By Stacy M. Brown
NNPA Newswire Senior National Correspondent
President Joe Biden and Vice President Kamala Harris held a roundtable discussion inside the Roosevelt Room of the White House with the Board of Advisors on Historically Black Colleges and Universities (HBCUs). The event included key figures like Dr. Tony Allen, Chair of the Board of Advisors and Delaware State University President, and Mayor Steve Benjamin, Director of the White House Office of Public Engagement.
Biden, humorously recalling their past collaborations, commended Allen’s contributions and emphasized the transformative impact of HBCUs. Allen, highlighting the unprecedented support from the current administration, lauded their $7 billion investment in the Department of Education. He underscored the vital role of HBCUs in enabling low-resourced African American students to ascend to the middle class.
“HBCUs produce 40% of all Black engineers in America, 50% of all Black lawyers, 70% of all Black doctors and dentists, and 80% of all Black judges,” Biden asserted. “And HBCUs are engineers of economic mobility helping to increase the Black middle class. When the middle class does well, everybody does well. The poor have a road up, and the wealthy still do well although they’ve got to start paying their taxes. That’s why it’s critical we invest in these universities.”
During the meeting, Allen revealed a list of recommendations, all centered on four crucial tenets set by President Biden and Vice President Harris:
1. Infrastructure Investment: This encompasses physical and technological infrastructure, aiming to align the quality of living and learning spaces with the top-tier education that HBCUs offer.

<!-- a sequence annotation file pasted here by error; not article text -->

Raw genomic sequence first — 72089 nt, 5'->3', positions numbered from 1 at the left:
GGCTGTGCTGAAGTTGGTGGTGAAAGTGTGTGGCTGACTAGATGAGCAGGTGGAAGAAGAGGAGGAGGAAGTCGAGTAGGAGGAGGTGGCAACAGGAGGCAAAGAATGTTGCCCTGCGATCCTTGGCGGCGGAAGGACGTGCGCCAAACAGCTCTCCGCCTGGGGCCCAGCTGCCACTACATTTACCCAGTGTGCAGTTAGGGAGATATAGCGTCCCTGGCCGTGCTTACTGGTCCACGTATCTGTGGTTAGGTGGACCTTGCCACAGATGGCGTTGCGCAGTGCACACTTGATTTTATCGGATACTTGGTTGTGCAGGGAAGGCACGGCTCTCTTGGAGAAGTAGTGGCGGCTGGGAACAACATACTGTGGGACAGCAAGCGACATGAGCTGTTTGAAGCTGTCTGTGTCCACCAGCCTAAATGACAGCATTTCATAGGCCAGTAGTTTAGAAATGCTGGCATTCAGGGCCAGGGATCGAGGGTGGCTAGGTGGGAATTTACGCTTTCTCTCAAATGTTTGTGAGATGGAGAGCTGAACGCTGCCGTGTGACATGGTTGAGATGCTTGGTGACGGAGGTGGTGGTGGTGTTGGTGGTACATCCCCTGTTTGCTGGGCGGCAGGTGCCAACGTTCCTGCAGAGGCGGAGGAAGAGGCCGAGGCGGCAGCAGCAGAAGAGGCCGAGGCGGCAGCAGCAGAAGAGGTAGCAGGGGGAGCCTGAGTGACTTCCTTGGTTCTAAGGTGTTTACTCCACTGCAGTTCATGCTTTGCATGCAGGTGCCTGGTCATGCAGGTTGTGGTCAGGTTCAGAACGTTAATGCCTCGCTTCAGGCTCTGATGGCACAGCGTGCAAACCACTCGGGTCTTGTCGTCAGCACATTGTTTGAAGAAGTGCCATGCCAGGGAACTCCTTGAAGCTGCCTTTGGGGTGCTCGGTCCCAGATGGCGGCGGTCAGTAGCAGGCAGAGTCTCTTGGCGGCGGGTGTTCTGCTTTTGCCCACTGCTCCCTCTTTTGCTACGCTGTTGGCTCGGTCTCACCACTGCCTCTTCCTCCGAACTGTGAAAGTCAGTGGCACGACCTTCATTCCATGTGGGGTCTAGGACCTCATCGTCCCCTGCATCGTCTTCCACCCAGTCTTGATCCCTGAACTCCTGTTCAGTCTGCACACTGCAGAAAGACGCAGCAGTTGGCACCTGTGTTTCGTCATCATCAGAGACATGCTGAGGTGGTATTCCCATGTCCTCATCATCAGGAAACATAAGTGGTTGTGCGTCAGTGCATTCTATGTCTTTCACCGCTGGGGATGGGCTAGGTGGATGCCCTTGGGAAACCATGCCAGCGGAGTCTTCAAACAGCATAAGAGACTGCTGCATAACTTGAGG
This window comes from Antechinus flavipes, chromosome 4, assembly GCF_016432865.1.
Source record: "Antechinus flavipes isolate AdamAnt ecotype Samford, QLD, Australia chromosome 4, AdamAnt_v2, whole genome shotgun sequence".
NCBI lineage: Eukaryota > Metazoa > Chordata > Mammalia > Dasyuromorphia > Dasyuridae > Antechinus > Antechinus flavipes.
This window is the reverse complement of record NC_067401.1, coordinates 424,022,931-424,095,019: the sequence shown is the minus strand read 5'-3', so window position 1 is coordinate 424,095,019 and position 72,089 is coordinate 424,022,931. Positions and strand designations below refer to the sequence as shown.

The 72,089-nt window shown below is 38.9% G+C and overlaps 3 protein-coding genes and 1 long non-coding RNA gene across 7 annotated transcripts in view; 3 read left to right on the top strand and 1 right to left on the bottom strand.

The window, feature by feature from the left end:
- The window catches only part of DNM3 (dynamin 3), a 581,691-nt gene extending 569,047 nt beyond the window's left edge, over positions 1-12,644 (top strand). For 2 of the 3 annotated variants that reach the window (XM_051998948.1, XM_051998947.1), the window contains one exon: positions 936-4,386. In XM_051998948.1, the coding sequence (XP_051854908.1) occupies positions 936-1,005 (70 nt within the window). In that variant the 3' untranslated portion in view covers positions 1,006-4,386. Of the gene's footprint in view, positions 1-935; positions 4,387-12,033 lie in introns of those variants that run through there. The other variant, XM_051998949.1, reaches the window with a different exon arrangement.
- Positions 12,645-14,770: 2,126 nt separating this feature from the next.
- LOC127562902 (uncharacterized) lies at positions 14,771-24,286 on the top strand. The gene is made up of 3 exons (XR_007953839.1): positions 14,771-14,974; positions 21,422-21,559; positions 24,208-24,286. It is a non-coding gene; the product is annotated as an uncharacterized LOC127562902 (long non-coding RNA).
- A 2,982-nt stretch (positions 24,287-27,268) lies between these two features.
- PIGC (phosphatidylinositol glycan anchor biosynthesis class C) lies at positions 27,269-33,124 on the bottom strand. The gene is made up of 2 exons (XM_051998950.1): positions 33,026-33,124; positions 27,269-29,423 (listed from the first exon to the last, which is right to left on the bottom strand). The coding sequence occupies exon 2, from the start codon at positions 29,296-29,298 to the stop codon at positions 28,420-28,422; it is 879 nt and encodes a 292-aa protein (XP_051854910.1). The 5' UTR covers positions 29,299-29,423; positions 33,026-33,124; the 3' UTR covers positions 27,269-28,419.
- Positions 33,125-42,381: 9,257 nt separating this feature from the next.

2. Research Capacity Building: Dr. Allen emphasized the unique expertise across diverse disciplines in HBCUs, with numerous institutions poised to attain R1 status.
3. Connected Pathways: The President and Vice President’s advocacy for industry collaboration ensures that HBCU students have genuine opportunities from matriculation to graduate studies.
4. HBCU Preservation and Growth: Given their pivotal role in African American students’ upward mobility, preserving and expanding HBCUs remains paramount.
Biden, resonating with Dr. Allen’s sentiments, spotlighted the substantial impact of HBCUs on various professional domains, such as engineering, law, medicine, and judiciary. He stressed that investing in these institutions is not only an investment in the Black community but a step towards fortifying the nation’s overall prosperity.
Addressing misconceptions about funding cuts, Biden reaffirmed his commitment to historic investments in HBCUs, including research allocations and significant increases in Pell Grants. He emphasized the necessity of advanced facilities, particularly laboratories, to bolster competitiveness in a rapidly evolving technological landscape.
Biden also touched on the urgency of supporting HBCU students through increased Pell Grants, reiterating their vital role in enhancing access to higher education. He said he’s worked for bipartisan support in helping HBCUs. “Just a few months ago, the Speaker of the House and I agreed to spending levels for the government. We were up right to the very edge, almost reneged on our debt, and — that we could fund essential priorities and still cut the deficit by $1 trillion over the next decade,” Biden noted.